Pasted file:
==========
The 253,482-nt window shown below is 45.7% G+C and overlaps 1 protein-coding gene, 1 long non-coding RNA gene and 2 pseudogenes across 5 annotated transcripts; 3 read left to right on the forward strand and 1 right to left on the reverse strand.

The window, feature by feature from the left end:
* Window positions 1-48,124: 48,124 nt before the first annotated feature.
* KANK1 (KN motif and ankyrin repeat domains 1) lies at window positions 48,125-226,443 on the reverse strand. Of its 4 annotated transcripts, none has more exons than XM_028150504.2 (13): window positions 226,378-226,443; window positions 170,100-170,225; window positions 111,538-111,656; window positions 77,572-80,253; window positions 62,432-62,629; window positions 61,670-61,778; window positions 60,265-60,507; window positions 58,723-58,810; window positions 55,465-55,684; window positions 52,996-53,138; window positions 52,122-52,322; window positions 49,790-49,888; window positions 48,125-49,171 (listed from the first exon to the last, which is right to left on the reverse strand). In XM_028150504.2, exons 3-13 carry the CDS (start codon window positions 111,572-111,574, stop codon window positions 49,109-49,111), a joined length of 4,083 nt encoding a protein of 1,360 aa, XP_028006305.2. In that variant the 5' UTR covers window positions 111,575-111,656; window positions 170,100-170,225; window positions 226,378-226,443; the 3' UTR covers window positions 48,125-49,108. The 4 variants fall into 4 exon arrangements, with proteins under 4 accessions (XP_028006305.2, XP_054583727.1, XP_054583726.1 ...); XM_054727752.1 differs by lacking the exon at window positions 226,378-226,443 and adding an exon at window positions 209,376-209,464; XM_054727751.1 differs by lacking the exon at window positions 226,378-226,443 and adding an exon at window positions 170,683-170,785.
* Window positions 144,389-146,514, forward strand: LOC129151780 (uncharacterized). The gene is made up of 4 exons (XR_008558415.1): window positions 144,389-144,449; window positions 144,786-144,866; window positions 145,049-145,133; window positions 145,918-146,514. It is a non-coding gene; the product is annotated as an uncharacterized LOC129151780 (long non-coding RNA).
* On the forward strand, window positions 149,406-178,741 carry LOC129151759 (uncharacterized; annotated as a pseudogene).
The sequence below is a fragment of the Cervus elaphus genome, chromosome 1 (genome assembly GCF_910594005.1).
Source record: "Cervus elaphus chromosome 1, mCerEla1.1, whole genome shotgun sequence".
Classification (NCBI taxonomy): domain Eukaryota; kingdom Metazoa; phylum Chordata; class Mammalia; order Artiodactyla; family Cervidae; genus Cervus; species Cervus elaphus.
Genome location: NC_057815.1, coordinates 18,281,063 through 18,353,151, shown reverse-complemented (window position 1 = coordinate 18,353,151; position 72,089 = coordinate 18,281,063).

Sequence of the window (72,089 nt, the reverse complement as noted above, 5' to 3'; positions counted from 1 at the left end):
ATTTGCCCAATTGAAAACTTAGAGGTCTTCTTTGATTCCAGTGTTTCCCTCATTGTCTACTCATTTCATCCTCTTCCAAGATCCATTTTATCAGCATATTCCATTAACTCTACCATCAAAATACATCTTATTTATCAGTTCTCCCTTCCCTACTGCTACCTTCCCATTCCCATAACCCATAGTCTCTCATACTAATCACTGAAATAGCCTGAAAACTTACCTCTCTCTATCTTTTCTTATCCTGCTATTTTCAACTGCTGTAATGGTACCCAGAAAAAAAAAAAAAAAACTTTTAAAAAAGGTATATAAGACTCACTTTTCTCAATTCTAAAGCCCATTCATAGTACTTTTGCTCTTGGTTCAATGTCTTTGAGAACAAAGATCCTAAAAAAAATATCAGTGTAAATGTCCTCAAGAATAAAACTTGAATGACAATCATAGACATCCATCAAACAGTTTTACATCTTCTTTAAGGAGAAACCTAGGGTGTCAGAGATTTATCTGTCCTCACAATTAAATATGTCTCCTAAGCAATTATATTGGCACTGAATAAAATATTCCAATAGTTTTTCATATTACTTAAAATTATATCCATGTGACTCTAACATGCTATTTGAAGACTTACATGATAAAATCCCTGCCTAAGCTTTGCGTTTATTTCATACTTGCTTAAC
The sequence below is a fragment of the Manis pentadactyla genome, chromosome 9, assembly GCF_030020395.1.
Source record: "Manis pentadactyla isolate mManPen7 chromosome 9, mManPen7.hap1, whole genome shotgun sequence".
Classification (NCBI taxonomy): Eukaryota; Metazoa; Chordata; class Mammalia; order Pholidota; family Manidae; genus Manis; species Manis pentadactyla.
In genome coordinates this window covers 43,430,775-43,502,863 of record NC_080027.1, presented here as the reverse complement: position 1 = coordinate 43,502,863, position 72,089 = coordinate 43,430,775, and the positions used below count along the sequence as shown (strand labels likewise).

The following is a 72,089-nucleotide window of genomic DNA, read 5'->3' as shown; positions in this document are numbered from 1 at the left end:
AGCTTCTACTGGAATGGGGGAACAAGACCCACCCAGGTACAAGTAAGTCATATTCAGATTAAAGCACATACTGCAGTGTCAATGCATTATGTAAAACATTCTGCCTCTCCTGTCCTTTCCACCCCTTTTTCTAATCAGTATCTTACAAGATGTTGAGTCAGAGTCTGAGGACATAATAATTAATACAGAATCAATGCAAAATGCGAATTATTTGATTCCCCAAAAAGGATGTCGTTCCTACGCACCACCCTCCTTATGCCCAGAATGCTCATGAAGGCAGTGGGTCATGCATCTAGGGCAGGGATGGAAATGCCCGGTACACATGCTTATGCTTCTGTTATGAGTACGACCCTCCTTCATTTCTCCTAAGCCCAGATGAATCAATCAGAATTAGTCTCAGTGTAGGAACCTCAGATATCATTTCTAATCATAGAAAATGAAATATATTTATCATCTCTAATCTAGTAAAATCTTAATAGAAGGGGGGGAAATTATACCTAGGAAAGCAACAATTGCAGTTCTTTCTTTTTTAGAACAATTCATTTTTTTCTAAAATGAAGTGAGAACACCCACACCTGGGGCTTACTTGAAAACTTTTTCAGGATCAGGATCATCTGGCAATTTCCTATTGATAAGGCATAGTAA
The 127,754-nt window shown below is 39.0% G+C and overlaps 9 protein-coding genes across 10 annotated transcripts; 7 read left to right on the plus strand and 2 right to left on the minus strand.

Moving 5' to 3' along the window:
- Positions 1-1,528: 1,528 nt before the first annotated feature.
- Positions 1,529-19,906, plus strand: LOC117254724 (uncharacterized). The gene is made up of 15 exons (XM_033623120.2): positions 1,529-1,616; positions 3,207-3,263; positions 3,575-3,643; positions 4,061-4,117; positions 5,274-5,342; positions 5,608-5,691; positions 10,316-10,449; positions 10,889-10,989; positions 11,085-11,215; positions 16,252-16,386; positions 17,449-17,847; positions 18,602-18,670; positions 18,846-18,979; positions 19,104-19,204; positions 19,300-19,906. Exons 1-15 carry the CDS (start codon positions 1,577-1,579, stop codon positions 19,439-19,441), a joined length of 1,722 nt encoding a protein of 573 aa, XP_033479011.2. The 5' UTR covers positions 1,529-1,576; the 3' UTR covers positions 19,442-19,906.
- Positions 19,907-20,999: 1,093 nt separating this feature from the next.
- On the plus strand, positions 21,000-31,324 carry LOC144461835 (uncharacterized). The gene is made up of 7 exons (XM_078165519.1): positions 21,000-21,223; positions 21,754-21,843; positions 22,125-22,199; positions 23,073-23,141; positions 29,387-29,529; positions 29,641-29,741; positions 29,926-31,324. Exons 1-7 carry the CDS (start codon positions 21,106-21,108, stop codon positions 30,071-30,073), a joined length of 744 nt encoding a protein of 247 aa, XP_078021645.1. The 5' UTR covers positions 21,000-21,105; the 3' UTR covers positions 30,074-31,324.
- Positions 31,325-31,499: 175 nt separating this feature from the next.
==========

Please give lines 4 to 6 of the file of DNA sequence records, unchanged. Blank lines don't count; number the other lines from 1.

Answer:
* KANK1 (KN motif and ankyrin repeat domains 1) lies at window positions 48,125-226,443 on the reverse strand. Of its 4 annotated transcripts, none has more exons than XM_028150504.2 (13): window positions 226,378-226,443; window positions 170,100-170,225; window positions 111,538-111,656; window positions 77,572-80,253; window positions 62,432-62,629; window positions 61,670-61,778; window positions 60,265-60,507; window positions 58,723-58,810; window positions 55,465-55,684; window positions 52,996-53,138; window positions 52,122-52,322; window positions 49,790-49,888; window positions 48,125-49,171 (listed from the first exon to the last, which is right to left on the reverse strand). In XM_028150504.2, exons 3-13 carry the CDS (start codon window positions 111,572-111,574, stop codon window positions 49,109-49,111), a joined length of 4,083 nt encoding a protein of 1,360 aa, XP_028006305.2. In that variant the 5' UTR covers window positions 111,575-111,656; window positions 170,100-170,225; window positions 226,378-226,443; the 3' UTR covers window positions 48,125-49,108. The 4 variants fall into 4 exon arrangements, with proteins under 4 accessions (XP_028006305.2, XP_054583727.1, XP_054583726.1 ...); XM_054727752.1 differs by lacking the exon at window positions 226,378-226,443 and adding an exon at window positions 209,376-209,464; XM_054727751.1 differs by lacking the exon at window positions 226,378-226,443 and adding an exon at window positions 170,683-170,785.
* Window positions 144,389-146,514, forward strand: LOC129151780 (uncharacterized). The gene is made up of 4 exons (XR_008558415.1): window positions 144,389-144,449; window positions 144,786-144,866; window positions 145,049-145,133; window positions 145,918-146,514. It is a non-coding gene; the product is annotated as an uncharacterized LOC129151780 (long non-coding RNA).
* On the forward strand, window positions 149,406-178,741 carry LOC129151759 (uncharacterized; annotated as a pseudogene).